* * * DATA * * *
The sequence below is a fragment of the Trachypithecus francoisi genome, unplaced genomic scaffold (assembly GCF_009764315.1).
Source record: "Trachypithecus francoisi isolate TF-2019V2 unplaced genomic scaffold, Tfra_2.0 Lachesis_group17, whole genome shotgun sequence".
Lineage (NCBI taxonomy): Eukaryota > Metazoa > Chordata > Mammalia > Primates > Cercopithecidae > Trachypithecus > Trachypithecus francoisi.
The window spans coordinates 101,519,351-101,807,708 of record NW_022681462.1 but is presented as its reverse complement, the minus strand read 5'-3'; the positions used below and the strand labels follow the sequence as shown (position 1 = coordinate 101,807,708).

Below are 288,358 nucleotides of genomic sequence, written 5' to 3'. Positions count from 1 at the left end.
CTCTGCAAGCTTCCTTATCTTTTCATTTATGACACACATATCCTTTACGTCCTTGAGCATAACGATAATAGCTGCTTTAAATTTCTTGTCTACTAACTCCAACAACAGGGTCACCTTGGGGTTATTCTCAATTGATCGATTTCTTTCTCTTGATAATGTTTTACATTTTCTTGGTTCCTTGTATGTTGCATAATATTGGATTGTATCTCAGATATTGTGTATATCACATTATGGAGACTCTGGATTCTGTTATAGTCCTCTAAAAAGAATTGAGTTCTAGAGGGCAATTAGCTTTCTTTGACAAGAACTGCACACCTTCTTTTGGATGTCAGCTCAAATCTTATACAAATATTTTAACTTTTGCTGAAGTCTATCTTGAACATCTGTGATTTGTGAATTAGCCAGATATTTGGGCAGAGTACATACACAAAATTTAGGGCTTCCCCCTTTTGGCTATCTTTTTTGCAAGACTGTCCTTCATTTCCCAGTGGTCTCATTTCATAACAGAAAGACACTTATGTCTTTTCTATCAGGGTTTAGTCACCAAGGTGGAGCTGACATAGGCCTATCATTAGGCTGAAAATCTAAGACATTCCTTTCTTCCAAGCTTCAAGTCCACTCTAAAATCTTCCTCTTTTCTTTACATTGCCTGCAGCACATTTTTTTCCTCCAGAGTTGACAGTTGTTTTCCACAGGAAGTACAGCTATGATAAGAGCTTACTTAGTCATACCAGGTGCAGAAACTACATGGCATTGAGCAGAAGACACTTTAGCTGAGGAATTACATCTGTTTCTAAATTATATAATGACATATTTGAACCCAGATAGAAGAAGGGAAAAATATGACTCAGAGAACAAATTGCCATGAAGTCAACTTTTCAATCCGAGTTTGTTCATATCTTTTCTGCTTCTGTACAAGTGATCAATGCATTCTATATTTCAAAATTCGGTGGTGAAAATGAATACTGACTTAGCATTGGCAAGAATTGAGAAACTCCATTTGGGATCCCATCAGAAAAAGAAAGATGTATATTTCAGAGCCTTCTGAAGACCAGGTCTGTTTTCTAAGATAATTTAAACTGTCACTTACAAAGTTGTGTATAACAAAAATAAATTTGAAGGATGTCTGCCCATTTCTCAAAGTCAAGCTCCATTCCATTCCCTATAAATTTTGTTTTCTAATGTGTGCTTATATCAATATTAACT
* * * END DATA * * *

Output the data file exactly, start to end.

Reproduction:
The sequence below is a fragment of the Trachypithecus francoisi genome, unplaced genomic scaffold (assembly GCF_009764315.1).
Source record: "Trachypithecus francoisi isolate TF-2019V2 unplaced genomic scaffold, Tfra_2.0 Lachesis_group17, whole genome shotgun sequence".
Lineage (NCBI taxonomy): Eukaryota > Metazoa > Chordata > Mammalia > Primates > Cercopithecidae > Trachypithecus > Trachypithecus francoisi.
The window spans coordinates 101,519,351-101,807,708 of record NW_022681462.1 but is presented as its reverse complement, the minus strand read 5'-3'; the positions used below and the strand labels follow the sequence as shown (position 1 = coordinate 101,807,708).

Below are 288,358 nucleotides of genomic sequence, written 5' to 3'. Positions count from 1 at the left end.
CTCTGCAAGCTTCCTTATCTTTTCATTTATGACACACATATCCTTTACGTCCTTGAGCATAACGATAATAGCTGCTTTAAATTTCTTGTCTACTAACTCCAACAACAGGGTCACCTTGGGGTTATTCTCAATTGATCGATTTCTTTCTCTTGATAATGTTTTACATTTTCTTGGTTCCTTGTATGTTGCATAATATTGGATTGTATCTCAGATATTGTGTATATCACATTATGGAGACTCTGGATTCTGTTATAGTCCTCTAAAAAGAATTGAGTTCTAGAGGGCAATTAGCTTTCTTTGACAAGAACTGCACACCTTCTTTTGGATGTCAGCTCAAATCTTATACAAATATTTTAACTTTTGCTGAAGTCTATCTTGAACATCTGTGATTTGTGAATTAGCCAGATATTTGGGCAGAGTACATACACAAAATTTAGGGCTTCCCCCTTTTGGCTATCTTTTTTGCAAGACTGTCCTTCATTTCCCAGTGGTCTCATTTCATAACAGAAAGACACTTATGTCTTTTCTATCAGGGTTTAGTCACCAAGGTGGAGCTGACATAGGCCTATCATTAGGCTGAAAATCTAAGACATTCCTTTCTTCCAAGCTTCAAGTCCACTCTAAAATCTTCCTCTTTTCTTTACATTGCCTGCAGCACATTTTTTTCCTCCAGAGTTGACAGTTGTTTTCCACAGGAAGTACAGCTATGATAAGAGCTTACTTAGTCATACCAGGTGCAGAAACTACATGGCATTGAGCAGAAGACACTTTAGCTGAGGAATTACATCTGTTTCTAAATTATATAATGACATATTTGAACCCAGATAGAAGAAGGGAAAAATATGACTCAGAGAACAAATTGCCATGAAGTCAACTTTTCAATCCGAGTTTGTTCATATCTTTTCTGCTTCTGTACAAGTGATCAATGCATTCTATATTTCAAAATTCGGTGGTGAAAATGAATACTGACTTAGCATTGGCAAGAATTGAGAAACTCCATTTGGGATCCCATCAGAAAAAGAAAGATGTATATTTCAGAGCCTTCTGAAGACCAGGTCTGTTTTCTAAGATAATTTAAACTGTCACTTACAAAGTTGTGTATAACAAAAATAAATTTGAAGGATGTCTGCCCATTTCTCAAAGTCAAGCTCCATTCCATTCCCTATAAATTTTGTTTTCTAATGTGTGCTTATATCAATATTAACT